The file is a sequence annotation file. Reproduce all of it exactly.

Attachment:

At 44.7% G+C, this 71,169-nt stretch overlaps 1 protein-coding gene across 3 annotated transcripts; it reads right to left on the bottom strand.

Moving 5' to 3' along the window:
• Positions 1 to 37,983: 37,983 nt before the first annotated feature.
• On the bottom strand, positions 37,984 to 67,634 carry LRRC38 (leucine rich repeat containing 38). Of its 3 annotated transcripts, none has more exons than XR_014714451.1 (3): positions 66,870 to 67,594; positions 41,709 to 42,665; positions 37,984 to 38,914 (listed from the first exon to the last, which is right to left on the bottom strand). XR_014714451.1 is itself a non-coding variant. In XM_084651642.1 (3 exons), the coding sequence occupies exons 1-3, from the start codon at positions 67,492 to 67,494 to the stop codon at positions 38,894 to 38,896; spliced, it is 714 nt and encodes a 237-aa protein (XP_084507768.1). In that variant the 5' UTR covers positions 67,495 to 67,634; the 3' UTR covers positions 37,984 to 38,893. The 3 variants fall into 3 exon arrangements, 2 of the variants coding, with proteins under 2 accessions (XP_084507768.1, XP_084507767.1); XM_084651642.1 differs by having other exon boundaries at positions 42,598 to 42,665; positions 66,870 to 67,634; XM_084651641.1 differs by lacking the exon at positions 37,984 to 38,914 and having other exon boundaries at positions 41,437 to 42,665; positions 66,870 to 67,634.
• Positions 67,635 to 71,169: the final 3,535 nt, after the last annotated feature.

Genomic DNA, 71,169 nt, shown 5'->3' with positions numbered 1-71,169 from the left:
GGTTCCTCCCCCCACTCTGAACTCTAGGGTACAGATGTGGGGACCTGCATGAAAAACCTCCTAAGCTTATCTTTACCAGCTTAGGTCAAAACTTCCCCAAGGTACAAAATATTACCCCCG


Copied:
At 44.7% G+C, this 71,169-nt stretch overlaps 1 protein-coding gene across 3 annotated transcripts; it reads right to left on the bottom strand.

Moving 5' to 3' along the window:
• Positions 1 to 37,983: 37,983 nt before the first annotated feature.
• On the bottom strand, positions 37,984 to 67,634 carry LRRC38 (leucine rich repeat containing 38). Of its 3 annotated transcripts, none has more exons than XR_014714451.1 (3): positions 66,870 to 67,594; positions 41,709 to 42,665; positions 37,984 to 38,914 (listed from the first exon to the last, which is right to left on the bottom strand). XR_014714451.1 is itself a non-coding variant. In XM_084651642.1 (3 exons), the coding sequence occupies exons 1-3, from the start codon at positions 67,492 to 67,494 to the stop codon at positions 38,894 to 38,896; spliced, it is 714 nt and encodes a 237-aa protein (XP_084507768.1). In that variant the 5' UTR covers positions 67,495 to 67,634; the 3' UTR covers positions 37,984 to 38,893. The 3 variants fall into 3 exon arrangements, 2 of the variants coding, with proteins under 2 accessions (XP_084507768.1, XP_084507767.1); XM_084651642.1 differs by having other exon boundaries at positions 42,598 to 42,665; positions 66,870 to 67,634; XM_084651641.1 differs by lacking the exon at positions 37,984 to 38,914 and having other exon boundaries at positions 41,437 to 42,665; positions 66,870 to 67,634.
• Positions 67,635 to 71,169: the final 3,535 nt, after the last annotated feature.

Genomic DNA, 71,169 nt, shown 5'->3' with positions numbered 1-71,169 from the left:
GGTTCCTCCCCCCACTCTGAACTCTAGGGTACAGATGTGGGGACCTGCATGAAAAACCTCCTAAGCTTATCTTTACCAGCTTAGGTCAAAACTTCCCCAAGGTACAAAATATTACCCCCG